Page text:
Atari 2600 Game
Produced by: Universal Gamex
Model Number: 1005
Year of Release: 1983
Rarity: 9 Extremely Rare

Now you can have glorious 4 color porn on your Atari. Thats right this is a porno game for the Atari 2600.

The game itself is a simple maze game with 4 levels. At the end of each level you are presented with a naughty graphic, and you must jiggle your joystick like mad to try and "make it" with the naked girl.

From the back of the box

You're "X-Man"...the macho super-stud of the year!

A "Sexy Blond" with a body that doesn't quit is waiting behind the door to satisfy your every fantasy. You've got the equipment, you're excited and ready to give her what she desires. All you've got to do is get through that door and do your stuff. Sounds easy? ...Wrong!

Coming at you are the "Crabs" with their claws ready to tear your privates apart. Next come the "Scissors" whose sharp blades can cut off your manhood. And last are the "Teeth" who snap with a vise-like grip that will leave more than just marks! Get the picture>

But this "Sexy Blond" is worth it. And you're a man who's ready to challenge action, and escape from tight spots. We promise that if you've got the stuff to avoid your attackersand get through the door you'll score in more ways than one!

This game faced protest from women’s groups when it was released, and most retailers declined to carry it. It is consequently very hard to find today. It is easier to find in PAL format, so please note that my rarity value is for the NTSC version (Pal format would probably be a 6).

This game is one of the more valuable Atari games due to the extremely limited distribution. $100 USD would be a starting price.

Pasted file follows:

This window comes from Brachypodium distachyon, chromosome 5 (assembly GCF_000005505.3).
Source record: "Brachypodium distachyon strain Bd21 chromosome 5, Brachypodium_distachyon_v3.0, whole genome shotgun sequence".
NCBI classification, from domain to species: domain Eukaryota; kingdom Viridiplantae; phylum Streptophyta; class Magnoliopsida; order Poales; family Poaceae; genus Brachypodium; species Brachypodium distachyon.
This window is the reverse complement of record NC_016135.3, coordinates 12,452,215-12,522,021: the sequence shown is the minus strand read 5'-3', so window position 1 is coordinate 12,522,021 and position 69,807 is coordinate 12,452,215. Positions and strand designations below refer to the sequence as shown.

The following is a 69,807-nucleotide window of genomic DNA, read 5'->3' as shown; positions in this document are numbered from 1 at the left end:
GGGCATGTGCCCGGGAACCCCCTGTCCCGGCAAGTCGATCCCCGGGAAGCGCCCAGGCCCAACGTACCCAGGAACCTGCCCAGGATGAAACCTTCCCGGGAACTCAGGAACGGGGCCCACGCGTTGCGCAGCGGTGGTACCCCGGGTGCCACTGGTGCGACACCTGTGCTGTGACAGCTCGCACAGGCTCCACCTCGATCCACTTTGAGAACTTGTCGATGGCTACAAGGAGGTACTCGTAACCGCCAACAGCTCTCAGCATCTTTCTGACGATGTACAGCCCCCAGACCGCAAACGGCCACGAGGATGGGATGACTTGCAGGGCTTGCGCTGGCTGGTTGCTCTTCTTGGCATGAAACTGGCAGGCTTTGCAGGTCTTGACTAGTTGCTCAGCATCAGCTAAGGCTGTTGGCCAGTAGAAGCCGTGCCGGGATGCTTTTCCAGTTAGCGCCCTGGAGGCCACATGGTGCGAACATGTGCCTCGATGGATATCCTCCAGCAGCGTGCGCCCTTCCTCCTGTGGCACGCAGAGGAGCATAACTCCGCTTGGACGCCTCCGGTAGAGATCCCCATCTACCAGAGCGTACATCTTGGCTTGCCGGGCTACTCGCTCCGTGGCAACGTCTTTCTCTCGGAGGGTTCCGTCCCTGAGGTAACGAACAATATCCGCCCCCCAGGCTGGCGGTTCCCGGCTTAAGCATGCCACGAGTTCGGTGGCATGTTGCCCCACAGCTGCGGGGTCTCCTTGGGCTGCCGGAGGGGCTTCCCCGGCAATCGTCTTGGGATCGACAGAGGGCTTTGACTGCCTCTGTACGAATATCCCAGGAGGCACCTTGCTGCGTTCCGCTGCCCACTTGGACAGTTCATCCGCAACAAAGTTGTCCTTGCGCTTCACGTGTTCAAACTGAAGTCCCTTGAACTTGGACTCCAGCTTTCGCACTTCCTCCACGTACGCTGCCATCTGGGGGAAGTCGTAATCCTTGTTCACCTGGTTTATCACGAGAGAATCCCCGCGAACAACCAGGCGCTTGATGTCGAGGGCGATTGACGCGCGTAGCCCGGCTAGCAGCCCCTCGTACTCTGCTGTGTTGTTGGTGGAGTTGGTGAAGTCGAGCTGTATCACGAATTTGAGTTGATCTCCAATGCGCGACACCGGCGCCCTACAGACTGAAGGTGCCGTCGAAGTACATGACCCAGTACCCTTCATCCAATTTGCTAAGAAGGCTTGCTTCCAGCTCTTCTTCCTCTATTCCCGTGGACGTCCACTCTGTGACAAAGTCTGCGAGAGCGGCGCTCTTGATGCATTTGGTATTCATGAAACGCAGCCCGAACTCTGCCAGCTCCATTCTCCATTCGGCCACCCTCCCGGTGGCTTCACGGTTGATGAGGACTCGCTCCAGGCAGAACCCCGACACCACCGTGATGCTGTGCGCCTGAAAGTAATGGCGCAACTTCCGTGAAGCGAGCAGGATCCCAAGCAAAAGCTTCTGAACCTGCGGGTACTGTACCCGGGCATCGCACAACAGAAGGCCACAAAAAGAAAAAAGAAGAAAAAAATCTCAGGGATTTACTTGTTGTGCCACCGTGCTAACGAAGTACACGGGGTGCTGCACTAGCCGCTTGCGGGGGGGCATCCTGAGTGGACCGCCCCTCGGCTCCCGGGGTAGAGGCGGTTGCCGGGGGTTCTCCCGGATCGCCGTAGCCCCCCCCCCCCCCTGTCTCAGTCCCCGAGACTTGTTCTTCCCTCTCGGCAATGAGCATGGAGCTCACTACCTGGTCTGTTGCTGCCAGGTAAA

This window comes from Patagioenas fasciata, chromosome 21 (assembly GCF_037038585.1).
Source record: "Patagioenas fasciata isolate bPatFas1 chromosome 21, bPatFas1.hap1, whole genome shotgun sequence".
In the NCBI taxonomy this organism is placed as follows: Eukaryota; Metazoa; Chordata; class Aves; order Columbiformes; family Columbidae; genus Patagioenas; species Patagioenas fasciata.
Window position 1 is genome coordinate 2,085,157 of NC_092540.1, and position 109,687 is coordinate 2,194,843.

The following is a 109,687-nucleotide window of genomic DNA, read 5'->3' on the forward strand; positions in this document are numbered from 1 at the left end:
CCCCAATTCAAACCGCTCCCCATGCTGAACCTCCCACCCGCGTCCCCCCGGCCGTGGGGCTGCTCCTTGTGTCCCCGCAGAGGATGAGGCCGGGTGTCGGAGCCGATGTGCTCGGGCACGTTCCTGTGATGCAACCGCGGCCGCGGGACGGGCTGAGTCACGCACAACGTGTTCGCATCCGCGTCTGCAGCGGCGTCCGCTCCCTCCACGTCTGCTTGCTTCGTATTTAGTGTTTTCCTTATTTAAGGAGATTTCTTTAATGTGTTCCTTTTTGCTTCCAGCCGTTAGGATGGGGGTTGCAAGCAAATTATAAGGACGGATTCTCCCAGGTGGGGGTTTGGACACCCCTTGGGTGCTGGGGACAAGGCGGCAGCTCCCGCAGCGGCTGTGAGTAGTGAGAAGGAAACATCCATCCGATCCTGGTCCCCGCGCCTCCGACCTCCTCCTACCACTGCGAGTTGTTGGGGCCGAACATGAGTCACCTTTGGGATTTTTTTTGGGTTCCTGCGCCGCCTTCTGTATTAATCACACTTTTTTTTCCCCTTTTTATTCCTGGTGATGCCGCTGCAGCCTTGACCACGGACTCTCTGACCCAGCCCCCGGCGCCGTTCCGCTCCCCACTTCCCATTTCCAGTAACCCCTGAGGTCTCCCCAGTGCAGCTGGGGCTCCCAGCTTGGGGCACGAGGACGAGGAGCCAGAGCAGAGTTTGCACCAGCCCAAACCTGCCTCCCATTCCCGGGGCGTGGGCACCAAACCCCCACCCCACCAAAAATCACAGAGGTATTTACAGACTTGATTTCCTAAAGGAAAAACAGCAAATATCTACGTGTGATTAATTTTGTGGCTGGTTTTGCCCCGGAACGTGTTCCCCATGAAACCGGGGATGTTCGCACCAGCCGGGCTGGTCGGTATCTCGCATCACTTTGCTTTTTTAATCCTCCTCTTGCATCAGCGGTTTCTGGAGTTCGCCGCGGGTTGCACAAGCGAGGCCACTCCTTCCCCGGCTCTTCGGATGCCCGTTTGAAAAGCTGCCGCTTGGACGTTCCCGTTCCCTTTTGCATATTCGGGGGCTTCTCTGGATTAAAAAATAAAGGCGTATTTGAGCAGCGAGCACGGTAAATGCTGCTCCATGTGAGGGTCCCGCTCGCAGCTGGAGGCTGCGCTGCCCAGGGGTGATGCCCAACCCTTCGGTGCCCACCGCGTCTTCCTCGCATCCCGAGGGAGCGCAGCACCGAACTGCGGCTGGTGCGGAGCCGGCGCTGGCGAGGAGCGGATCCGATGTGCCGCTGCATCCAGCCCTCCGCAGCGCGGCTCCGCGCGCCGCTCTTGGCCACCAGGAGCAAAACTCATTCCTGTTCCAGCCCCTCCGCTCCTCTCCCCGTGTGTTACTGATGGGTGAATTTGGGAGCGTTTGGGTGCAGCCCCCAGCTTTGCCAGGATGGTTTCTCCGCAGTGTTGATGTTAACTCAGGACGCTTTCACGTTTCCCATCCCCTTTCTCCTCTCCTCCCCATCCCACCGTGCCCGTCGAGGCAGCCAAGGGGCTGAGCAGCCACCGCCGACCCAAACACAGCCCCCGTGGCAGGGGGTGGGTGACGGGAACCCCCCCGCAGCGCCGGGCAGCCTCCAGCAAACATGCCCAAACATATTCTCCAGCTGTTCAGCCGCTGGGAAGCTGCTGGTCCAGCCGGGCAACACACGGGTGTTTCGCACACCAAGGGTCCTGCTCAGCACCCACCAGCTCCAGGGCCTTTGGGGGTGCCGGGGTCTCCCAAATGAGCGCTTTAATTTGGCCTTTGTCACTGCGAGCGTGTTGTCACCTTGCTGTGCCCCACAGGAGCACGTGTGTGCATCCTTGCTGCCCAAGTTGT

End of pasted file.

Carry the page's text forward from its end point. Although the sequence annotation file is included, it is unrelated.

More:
X-Man is also a comic book published by Marvel Comics Group. The artists involved in the creation of X-Man #1 were Jeph Loeb and Steve Skroce. A mint condition X-Man #1 can be had for maybe $15 CDN; the comic's hit on a lot of fame, though. I think it's a worthy addition to any collection.

X-Man, or Nate Grey, is a mutant (like the X-Men) with the powers of telekinesis and telepathy, so strong are they that they are slowly destroying Nate. The actual story behind why Nate is alive is a bit confusing, as Marvel tried to really mix up their stories, with the Age of Apocalypse and the Coming of Onslaught. So, I'll try to get it as right as I can. The mutant known as Cable was born in the future, in the Age of Apocalypse. In an alternate timeline, there were several events that were missing, allowing for Cable's birth, namely, the inclusion of Nathaniel Essex (Mr. Sinister) in Scott Summers' (Cyclops) and Jean Grey's lives. When you boil down the storyline, it turns out that Nate Grey is Cable again, but from an alternate timeline. Nate was genetically engineered by Essex.

A battle with the mutant called Holocaust sent Nate to our world, in great comic book story style. They've thrown in a lot of interesting backstory with the X-Man, for example:

Cable has a "technovirus", which I won't go into for the sake of ease (but think "borg" just the same). X-Man didn't come from that timeline, where he was infected with the technovirus. Cable has to use his own fairly incredibly telekinetic gifts to hold that virus in check. Nate's a teenager with little experience in the world, and he doesn't know much about his mutant powers; Combine that with the fact that he rhas something of a short temper, and you've got a pretty explosive guy.

In the aftermath of the horrible Onslaught comics, this is a good survivor. It's a fun read, and after the first few comics, it's no longer weird. Nate gets himself a love interest, and still blows a lot of shit up. Fun. But alas, not everything is forever, as X-Man knew, because of a failsafe Essex had placed in his mind, that he would die by age twenty-one. X-Man killed himself, spreading his essence to all living things. Now, who said comic books can't be touching?


As an aside, I feel it necessary to point you to fellow comic book nutcase atesh's writeup entitled "The Age of Apocalypse". You may end up more confused about Marvel timelines and all that, but it's interesting, insomuch that it attempts to explain a few things about the whole Nate Grey/Cable/Apocalypse thing.

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